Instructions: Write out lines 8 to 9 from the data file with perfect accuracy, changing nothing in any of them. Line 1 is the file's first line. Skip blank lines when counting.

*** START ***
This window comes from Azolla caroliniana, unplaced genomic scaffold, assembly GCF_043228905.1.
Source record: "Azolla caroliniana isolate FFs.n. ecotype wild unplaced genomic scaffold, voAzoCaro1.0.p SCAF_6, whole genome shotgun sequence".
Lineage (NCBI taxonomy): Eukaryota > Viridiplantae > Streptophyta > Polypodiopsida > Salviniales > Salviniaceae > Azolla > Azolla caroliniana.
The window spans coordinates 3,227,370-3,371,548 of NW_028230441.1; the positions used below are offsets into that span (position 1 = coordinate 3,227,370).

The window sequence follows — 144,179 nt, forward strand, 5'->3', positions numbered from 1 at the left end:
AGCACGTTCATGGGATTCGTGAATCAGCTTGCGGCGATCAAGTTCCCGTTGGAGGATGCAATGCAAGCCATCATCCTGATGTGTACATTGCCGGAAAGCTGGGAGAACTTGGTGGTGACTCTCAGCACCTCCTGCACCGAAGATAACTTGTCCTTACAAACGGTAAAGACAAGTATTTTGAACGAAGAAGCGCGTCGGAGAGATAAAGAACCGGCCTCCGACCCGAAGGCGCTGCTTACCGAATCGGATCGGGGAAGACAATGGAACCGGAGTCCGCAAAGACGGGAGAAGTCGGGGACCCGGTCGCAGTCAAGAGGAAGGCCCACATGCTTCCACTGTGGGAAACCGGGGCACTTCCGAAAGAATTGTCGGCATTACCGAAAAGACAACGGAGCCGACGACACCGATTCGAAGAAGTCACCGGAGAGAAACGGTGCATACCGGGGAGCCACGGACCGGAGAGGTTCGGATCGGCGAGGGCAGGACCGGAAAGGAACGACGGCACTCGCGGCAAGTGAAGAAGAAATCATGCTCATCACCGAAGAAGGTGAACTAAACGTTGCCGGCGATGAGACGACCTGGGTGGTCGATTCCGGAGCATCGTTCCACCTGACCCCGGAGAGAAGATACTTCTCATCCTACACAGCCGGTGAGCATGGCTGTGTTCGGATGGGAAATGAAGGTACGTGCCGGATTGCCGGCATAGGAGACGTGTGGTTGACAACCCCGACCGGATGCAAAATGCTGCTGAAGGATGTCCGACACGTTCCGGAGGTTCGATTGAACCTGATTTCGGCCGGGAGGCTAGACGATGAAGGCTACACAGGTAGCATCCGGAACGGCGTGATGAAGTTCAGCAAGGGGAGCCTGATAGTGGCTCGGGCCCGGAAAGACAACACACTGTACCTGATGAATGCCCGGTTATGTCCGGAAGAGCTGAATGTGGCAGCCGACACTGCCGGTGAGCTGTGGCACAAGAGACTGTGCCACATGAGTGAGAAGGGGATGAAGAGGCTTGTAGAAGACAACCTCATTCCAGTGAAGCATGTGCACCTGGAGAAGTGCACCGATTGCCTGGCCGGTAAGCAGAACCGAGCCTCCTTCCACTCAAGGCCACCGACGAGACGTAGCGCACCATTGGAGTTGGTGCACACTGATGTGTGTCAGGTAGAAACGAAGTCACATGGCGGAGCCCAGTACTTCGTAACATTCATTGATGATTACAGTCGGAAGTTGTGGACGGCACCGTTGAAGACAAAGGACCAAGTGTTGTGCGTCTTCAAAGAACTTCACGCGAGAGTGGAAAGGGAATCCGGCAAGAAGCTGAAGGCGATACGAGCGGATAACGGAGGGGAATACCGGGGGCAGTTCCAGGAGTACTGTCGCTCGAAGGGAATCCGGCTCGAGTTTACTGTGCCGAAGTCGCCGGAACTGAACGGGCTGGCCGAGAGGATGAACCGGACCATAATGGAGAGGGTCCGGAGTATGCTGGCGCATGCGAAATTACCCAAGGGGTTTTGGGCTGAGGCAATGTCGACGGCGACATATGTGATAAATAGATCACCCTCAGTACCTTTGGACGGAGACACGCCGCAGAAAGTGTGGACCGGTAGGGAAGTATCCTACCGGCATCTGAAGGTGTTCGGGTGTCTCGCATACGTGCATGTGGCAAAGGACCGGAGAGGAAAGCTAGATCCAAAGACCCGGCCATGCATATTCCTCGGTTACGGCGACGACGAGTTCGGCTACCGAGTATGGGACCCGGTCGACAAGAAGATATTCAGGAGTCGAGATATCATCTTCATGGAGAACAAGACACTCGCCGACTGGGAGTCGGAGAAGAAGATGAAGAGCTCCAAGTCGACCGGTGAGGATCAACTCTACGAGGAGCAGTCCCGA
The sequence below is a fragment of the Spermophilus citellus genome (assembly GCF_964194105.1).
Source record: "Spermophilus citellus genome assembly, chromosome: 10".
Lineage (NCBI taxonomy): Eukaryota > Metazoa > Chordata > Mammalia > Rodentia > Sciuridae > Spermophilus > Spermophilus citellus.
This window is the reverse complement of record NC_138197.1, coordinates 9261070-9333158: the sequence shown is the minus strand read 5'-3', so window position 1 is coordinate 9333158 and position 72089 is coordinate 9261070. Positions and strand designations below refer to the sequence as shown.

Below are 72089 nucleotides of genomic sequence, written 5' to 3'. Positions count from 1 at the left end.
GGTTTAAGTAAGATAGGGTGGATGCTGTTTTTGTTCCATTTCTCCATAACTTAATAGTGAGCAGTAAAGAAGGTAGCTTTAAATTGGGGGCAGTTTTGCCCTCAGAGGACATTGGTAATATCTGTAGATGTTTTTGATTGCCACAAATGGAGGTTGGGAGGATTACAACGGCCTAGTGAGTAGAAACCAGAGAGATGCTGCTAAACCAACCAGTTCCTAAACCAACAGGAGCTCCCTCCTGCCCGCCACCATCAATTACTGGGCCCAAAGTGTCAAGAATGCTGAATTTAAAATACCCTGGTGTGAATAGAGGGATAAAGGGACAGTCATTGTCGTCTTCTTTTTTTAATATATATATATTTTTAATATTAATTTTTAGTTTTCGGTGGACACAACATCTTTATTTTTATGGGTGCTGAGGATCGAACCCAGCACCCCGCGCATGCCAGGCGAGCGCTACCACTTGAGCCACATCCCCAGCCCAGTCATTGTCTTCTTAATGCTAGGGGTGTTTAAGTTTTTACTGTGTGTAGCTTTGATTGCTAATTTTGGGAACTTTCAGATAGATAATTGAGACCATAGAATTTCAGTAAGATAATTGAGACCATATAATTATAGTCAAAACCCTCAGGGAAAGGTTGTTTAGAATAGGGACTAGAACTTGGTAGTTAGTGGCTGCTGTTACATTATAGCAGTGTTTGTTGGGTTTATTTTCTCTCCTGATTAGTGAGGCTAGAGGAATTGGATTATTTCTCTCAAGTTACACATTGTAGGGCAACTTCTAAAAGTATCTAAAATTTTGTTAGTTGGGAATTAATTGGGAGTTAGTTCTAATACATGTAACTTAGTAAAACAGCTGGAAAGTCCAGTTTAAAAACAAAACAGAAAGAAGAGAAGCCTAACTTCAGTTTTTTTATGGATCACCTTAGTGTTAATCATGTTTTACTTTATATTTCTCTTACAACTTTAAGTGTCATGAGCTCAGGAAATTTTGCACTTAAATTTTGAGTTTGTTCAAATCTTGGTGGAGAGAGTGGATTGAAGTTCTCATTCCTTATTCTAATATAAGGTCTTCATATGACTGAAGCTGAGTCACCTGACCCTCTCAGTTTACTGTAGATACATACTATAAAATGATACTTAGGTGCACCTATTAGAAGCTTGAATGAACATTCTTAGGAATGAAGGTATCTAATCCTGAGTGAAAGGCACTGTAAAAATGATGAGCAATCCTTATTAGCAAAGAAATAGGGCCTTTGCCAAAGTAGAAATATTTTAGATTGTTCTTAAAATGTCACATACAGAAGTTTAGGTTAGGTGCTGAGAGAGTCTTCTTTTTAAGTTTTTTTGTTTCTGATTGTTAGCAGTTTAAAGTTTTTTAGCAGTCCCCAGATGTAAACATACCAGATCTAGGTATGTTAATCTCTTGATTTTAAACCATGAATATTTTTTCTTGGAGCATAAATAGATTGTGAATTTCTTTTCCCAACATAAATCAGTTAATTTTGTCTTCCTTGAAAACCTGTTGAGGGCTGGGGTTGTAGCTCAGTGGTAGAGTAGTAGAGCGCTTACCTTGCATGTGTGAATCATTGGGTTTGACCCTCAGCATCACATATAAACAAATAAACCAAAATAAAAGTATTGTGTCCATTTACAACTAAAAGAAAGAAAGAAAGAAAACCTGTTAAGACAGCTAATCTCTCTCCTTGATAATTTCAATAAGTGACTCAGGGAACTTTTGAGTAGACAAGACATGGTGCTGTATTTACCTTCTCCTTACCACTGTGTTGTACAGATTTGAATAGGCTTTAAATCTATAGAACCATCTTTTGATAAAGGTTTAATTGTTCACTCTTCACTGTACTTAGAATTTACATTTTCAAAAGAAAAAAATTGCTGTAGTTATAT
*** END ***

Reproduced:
Source record: "Spermophilus citellus genome assembly, chromosome: 10".
Lineage (NCBI taxonomy): Eukaryota > Metazoa > Chordata > Mammalia > Rodentia > Sciuridae > Spermophilus > Spermophilus citellus.